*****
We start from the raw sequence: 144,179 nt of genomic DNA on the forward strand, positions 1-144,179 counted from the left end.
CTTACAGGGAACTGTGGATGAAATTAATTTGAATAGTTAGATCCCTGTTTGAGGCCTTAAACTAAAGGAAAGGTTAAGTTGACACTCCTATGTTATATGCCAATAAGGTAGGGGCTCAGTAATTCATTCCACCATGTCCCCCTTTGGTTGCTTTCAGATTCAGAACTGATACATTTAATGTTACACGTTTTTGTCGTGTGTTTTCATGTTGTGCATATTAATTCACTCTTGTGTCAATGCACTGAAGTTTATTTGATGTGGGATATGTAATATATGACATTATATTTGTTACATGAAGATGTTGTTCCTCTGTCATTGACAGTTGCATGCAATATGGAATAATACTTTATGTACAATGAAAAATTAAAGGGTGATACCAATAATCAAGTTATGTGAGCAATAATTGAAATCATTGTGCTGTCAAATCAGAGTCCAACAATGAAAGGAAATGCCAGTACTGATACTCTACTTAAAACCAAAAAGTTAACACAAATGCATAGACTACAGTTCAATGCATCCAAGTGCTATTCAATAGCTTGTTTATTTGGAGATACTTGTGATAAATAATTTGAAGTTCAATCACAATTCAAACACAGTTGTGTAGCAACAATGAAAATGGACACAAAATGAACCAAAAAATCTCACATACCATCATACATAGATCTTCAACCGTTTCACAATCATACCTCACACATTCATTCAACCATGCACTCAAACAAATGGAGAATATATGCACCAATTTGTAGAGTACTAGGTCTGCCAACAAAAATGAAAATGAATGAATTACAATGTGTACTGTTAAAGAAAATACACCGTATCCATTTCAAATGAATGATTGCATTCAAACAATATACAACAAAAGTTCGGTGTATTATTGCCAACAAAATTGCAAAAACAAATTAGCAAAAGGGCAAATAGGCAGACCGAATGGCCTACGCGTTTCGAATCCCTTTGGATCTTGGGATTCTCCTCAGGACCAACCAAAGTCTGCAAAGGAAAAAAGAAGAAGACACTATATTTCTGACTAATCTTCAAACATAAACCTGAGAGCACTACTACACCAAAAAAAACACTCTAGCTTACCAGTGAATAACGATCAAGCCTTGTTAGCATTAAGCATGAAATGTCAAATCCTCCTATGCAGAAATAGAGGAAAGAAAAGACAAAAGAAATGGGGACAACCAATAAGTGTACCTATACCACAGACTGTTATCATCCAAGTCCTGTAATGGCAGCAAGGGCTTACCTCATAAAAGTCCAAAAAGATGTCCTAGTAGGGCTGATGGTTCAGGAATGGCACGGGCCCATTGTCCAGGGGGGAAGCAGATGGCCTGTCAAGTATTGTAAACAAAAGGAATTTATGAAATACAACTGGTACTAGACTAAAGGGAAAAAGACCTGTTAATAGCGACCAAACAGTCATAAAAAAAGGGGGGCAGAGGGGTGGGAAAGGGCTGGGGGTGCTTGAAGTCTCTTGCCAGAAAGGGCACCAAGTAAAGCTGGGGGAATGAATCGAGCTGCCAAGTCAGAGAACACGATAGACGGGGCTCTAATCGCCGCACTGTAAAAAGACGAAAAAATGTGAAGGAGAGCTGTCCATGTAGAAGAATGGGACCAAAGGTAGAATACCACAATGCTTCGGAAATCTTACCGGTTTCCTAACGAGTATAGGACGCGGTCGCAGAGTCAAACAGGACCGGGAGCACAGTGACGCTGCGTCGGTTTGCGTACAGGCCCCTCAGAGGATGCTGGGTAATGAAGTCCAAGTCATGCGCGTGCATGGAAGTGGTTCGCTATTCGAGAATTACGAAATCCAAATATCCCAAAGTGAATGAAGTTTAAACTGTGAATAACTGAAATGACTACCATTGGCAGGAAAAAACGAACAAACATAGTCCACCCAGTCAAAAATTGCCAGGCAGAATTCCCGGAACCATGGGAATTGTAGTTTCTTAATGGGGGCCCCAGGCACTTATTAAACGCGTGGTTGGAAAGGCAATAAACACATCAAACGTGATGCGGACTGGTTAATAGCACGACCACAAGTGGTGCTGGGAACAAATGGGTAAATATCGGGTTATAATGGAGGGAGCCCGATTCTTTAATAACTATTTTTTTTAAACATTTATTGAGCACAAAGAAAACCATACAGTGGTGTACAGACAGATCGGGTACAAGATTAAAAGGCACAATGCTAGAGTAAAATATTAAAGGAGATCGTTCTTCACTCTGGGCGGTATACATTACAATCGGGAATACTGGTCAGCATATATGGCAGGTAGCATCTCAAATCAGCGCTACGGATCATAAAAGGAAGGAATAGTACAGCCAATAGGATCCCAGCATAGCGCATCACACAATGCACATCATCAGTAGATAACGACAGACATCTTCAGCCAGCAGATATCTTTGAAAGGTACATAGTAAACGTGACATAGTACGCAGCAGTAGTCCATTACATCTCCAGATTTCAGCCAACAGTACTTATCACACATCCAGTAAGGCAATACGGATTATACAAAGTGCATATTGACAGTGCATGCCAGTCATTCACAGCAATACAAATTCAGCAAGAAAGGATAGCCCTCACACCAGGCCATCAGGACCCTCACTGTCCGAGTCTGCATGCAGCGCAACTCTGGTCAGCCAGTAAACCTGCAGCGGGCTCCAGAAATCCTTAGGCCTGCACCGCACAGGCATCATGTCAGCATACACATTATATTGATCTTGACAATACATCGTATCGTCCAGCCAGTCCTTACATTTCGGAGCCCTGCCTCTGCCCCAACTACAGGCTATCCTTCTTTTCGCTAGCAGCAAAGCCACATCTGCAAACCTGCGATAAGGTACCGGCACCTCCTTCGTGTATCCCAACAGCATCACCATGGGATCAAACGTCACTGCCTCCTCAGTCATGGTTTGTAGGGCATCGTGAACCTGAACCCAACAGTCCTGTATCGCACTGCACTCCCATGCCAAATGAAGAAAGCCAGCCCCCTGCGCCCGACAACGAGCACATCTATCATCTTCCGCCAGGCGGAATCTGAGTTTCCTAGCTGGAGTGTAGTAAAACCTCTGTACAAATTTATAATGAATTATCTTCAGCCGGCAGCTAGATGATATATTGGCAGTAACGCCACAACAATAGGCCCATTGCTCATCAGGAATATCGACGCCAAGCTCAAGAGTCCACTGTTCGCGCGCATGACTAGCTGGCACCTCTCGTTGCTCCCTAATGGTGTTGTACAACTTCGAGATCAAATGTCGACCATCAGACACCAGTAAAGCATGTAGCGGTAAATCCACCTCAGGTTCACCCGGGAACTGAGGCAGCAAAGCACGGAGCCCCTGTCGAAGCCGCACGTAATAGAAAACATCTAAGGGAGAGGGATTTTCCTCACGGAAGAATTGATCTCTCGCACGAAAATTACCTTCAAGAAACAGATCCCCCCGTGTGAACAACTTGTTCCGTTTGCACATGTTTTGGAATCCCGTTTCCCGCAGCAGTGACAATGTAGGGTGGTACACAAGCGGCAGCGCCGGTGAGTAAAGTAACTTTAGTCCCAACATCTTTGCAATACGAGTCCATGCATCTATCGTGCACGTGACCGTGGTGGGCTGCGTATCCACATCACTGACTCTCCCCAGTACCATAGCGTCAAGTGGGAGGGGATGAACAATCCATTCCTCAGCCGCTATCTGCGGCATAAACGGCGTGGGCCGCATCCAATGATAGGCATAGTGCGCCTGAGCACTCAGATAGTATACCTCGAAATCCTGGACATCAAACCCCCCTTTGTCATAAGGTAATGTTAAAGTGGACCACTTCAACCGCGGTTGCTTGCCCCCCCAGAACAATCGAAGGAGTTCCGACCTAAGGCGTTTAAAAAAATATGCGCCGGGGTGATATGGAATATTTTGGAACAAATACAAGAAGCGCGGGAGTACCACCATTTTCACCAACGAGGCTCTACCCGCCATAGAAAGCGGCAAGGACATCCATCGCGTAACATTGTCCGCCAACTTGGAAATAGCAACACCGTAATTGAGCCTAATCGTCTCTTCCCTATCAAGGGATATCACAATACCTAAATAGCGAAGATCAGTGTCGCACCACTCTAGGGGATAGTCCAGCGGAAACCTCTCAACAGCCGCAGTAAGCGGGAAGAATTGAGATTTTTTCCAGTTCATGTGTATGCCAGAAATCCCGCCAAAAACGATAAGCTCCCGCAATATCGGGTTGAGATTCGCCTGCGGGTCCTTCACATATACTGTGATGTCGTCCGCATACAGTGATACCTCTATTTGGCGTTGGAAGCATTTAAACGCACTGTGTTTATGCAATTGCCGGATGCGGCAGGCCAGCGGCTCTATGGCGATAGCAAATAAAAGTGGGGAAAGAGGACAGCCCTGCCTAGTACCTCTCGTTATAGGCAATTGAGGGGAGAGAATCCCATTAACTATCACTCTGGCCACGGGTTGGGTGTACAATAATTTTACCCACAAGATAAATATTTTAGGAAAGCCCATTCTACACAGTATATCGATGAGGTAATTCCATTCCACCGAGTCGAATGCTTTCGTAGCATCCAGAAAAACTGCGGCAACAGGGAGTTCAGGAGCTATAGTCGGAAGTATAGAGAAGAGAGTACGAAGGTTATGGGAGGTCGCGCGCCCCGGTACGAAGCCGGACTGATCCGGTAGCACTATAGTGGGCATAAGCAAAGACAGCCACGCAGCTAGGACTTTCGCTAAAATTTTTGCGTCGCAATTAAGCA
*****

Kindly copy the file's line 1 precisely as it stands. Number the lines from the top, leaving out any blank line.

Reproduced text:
We start from the raw sequence: 144,179 nt of genomic DNA on the forward strand, positions 1-144,179 counted from the left end.